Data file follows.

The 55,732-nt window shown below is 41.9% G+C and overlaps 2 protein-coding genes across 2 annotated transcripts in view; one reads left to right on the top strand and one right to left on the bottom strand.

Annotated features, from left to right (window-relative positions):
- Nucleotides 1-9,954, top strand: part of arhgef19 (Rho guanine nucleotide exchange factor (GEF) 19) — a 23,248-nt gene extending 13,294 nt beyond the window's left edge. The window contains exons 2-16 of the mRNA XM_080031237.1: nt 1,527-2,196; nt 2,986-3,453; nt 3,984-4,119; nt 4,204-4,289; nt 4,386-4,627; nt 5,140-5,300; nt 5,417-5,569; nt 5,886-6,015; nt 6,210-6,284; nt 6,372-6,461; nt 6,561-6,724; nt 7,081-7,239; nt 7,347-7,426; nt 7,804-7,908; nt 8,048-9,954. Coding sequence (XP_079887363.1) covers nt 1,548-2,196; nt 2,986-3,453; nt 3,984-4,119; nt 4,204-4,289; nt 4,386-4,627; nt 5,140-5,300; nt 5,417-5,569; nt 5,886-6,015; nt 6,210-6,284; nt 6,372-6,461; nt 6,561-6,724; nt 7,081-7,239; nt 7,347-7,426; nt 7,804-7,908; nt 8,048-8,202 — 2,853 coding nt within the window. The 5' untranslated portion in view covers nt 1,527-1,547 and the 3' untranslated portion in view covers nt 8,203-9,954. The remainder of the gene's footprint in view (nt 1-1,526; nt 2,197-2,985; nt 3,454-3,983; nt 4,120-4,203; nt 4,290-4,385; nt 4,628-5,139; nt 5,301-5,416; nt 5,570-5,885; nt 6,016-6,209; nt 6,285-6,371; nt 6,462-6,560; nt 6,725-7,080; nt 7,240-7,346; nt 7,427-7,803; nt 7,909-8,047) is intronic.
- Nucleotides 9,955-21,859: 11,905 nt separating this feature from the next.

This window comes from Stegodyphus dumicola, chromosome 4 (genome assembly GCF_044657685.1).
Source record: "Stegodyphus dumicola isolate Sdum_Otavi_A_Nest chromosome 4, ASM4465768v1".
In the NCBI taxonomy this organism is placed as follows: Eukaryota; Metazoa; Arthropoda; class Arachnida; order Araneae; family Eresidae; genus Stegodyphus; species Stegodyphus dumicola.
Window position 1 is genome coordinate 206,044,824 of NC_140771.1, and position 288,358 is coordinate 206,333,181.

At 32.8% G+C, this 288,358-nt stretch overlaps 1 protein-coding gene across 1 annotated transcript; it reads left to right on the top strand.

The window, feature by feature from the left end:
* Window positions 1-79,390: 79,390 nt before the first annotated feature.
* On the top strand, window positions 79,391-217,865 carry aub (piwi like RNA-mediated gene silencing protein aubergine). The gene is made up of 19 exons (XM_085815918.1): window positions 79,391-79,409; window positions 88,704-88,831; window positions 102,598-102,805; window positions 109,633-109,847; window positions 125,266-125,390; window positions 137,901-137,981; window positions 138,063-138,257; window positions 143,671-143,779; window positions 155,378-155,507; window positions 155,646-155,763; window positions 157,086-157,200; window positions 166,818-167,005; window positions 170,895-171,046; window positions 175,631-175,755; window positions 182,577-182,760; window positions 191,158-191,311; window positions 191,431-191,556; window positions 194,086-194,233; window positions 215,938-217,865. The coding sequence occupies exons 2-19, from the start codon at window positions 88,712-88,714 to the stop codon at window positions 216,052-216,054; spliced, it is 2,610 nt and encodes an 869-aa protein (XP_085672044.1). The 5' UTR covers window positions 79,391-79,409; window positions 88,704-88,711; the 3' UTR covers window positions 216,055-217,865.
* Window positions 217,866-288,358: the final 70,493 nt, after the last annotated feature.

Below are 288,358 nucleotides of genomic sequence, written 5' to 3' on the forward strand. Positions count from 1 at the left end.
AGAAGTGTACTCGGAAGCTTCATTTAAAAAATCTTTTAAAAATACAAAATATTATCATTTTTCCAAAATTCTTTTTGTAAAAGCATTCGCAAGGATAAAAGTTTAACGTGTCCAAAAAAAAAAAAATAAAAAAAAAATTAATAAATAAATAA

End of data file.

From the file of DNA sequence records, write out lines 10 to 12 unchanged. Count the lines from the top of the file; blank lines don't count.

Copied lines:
The window, feature by feature from the left end:
* Window positions 1-79,390: 79,390 nt before the first annotated feature.
* On the top strand, window positions 79,391-217,865 carry aub (piwi like RNA-mediated gene silencing protein aubergine). The gene is made up of 19 exons (XM_085815918.1): window positions 79,391-79,409; window positions 88,704-88,831; window positions 102,598-102,805; window positions 109,633-109,847; window positions 125,266-125,390; window positions 137,901-137,981; window positions 138,063-138,257; window positions 143,671-143,779; window positions 155,378-155,507; window positions 155,646-155,763; window positions 157,086-157,200; window positions 166,818-167,005; window positions 170,895-171,046; window positions 175,631-175,755; window positions 182,577-182,760; window positions 191,158-191,311; window positions 191,431-191,556; window positions 194,086-194,233; window positions 215,938-217,865. The coding sequence occupies exons 2-19, from the start codon at window positions 88,712-88,714 to the stop codon at window positions 216,052-216,054; spliced, it is 2,610 nt and encodes an 869-aa protein (XP_085672044.1). The 5' UTR covers window positions 79,391-79,409; window positions 88,704-88,711; the 3' UTR covers window positions 216,055-217,865.